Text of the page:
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Minister criticises lack of senior black UK academics | Education

The universities minister has criticised UK higher education institutions for their failure to recruit and promote black and minority ethnic academics, after figures showed that no black staff were employed at the most senior levels. Chris Skidmore, higher education minister for England, said it was unacceptable that the number of black academics in the most senior leadership roles had fallen from an estimated five in 2017-18 to possibly zero in the last academic year. According to figures published by the…

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Five things you should know about AI and learning – Education Article

The robots are coming – or have likely already arrived – to a school or university near you. Should you be worried? It’s easy to understand why some feel that applying AI to learning will dehumanize education. But the algorithms and models that drive these technologies form the basis of an essentially human endeavor. AI can provide teachers and learners with tools so they can see not only what is being learned, but also how it is being learned. It…

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UK universities issue health warnings over travel to China | Education

UK universities with links to China have issued warnings to staff and students travelling to and from areas affected by the coronavirus, urging anyone with symptoms to seek medical advice. With concern growing about the spread of the virus, universities in the UK are keeping a check on staff who have recently returned from Wuhan, the city at the centre of the outbreak, as well as Chinese students who come from affected areas, many of whom will be concerned about…

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We refuse to act as external examiners until universities deal with staffing issues | Letter | Education

The scourge of insecure contracts (Thousands of UK academics ‘treated as second-class citizens’, 20 January) is sadly just one of the staffing issues that universities must urgently commit to dealing with. We write as senior academics to say we will be resigning as external examiners, and/or refusing to take on new examining contracts, for courses at universities and colleges across the UK, and to urge colleagues to join us. We are refusing to act as external examiners because although we…

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Senior UK academics protest over pay and working conditions | Education

Senior academics are refusing to act as external examiners – a vital part of higher education assessments – in protest at pay and working conditions in UK universities, and are urging colleagues to join them, potentially disrupting this year’s results for students. British universities rely on external examiners to independently validate the results of undergraduate and postgraduate courses, meaning that mass resignations would cause headaches for universities in the setting and marking of exams. A letter to the Guardian signed…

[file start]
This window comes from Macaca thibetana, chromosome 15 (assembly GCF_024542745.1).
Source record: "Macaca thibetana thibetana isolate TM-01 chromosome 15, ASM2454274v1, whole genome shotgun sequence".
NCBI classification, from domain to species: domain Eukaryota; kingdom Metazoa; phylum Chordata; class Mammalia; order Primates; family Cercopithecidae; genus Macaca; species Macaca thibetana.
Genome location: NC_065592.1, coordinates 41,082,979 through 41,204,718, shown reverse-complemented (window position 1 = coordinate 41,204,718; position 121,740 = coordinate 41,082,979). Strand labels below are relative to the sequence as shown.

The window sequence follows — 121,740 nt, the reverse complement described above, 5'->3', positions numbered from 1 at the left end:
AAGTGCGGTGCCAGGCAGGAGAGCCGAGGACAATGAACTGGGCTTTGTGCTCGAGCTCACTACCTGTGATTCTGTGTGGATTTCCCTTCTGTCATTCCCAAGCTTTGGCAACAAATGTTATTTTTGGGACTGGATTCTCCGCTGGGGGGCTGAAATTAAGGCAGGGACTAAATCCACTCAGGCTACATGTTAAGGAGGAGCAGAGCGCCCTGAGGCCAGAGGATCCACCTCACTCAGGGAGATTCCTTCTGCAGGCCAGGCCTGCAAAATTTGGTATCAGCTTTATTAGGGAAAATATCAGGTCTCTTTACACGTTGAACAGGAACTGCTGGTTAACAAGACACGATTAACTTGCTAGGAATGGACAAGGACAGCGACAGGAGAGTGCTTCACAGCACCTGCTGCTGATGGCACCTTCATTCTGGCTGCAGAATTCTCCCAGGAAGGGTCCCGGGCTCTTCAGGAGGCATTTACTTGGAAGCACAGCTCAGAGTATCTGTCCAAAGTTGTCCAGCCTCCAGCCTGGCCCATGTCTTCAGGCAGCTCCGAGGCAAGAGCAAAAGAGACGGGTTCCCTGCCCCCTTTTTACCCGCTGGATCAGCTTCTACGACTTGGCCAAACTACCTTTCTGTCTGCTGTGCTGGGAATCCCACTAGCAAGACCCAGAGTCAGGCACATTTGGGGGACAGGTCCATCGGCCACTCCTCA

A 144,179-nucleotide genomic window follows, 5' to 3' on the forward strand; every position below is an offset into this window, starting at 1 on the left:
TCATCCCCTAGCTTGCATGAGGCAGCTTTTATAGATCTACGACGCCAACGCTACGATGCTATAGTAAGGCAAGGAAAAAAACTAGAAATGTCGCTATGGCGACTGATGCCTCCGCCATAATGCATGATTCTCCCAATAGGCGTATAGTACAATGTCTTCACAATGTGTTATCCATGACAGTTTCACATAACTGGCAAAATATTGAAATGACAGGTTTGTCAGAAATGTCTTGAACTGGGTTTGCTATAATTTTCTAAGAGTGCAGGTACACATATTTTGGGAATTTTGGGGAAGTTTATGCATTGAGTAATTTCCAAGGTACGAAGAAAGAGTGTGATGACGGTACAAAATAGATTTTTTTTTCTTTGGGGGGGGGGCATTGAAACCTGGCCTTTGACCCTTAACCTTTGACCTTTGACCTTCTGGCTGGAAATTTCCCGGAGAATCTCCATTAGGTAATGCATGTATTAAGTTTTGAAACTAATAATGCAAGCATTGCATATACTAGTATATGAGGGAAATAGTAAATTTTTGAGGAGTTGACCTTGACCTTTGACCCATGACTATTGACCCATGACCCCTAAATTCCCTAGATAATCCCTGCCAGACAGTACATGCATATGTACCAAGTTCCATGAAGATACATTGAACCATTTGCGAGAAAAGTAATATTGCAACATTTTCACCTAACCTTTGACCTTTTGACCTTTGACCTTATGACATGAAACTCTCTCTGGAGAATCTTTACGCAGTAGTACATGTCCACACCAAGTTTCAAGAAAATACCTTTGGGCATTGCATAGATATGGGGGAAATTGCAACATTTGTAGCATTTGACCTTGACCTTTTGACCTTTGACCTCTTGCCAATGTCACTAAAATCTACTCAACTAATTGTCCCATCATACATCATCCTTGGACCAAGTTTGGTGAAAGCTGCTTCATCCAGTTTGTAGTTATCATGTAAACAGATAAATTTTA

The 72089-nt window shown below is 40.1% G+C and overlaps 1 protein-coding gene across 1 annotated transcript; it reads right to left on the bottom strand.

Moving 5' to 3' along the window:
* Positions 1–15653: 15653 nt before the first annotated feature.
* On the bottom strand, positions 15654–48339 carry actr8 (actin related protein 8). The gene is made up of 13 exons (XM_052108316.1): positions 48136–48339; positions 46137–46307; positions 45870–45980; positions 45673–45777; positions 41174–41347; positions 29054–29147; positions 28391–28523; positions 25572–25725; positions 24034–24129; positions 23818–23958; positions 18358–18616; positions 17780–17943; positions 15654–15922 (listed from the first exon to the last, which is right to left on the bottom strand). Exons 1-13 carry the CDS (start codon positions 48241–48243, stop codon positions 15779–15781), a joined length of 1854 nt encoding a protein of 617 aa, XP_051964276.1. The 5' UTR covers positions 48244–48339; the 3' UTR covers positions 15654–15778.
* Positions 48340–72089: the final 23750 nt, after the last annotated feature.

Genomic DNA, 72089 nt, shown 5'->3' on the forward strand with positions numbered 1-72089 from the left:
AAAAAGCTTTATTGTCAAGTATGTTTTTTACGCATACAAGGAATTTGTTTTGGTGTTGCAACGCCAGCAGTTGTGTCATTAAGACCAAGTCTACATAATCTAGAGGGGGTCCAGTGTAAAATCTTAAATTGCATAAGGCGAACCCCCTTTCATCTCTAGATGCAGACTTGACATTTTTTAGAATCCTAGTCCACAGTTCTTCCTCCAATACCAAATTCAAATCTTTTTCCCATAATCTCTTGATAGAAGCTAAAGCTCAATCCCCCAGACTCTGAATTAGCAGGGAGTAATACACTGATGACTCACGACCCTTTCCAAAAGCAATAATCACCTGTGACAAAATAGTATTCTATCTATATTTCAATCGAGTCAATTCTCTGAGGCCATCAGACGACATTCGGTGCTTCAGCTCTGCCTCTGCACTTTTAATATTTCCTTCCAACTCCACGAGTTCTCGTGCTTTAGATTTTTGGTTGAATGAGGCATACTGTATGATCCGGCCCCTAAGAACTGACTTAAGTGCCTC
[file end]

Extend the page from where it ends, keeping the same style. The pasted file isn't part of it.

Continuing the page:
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‘People can’t learn about treatments they need’: why open access to medical research matters | Education

In December 2002, a Belfast teenager made world headlines after his father, Don Simms, won him the legal right to access an experimental drug. Jonathan Simms had been diagnosed with variant Creutzfeldt-Jakob disease (vCJD), a cruel and fatal neurodegenerative condition that gives sufferers an average of one year to live. After receiving the drug pentosan polysulfate, Jonathan lived for another 10 years, defying all medical expectations. The court ruling made medical history: until that point the drug had only ever…

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Thousands of UK academics ‘treated as second-class citizens’ | Education

Thousands of academic staff at British universities are being treated as second-class citizens on precarious contracts, says a report highlighting the “alarming rise of mass casualised labour” in higher education. The report by the University and College Union claims institutions have created a pool of low-paid staff to teach undergraduates, conduct research and work in libraries, despite having advanced postgraduate or other academic qualifications. It calls on the Office for Students, the higher education regulator in England, to require each…

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Research demonstrates how the use of bad language can alter our behaviour | Education

I have a friend who can’t say “fuck”. She never has been able to and shakes her head helplessly when teased and dared to give it a go. She’s not a prude. But she has such a strong reaction to the word that she cannot bring herself to utter it. Using the f-word in the first sentence of this article wasn’t done for gratuitous effect. But how did you react to reading it? Would it have been more agreeable to…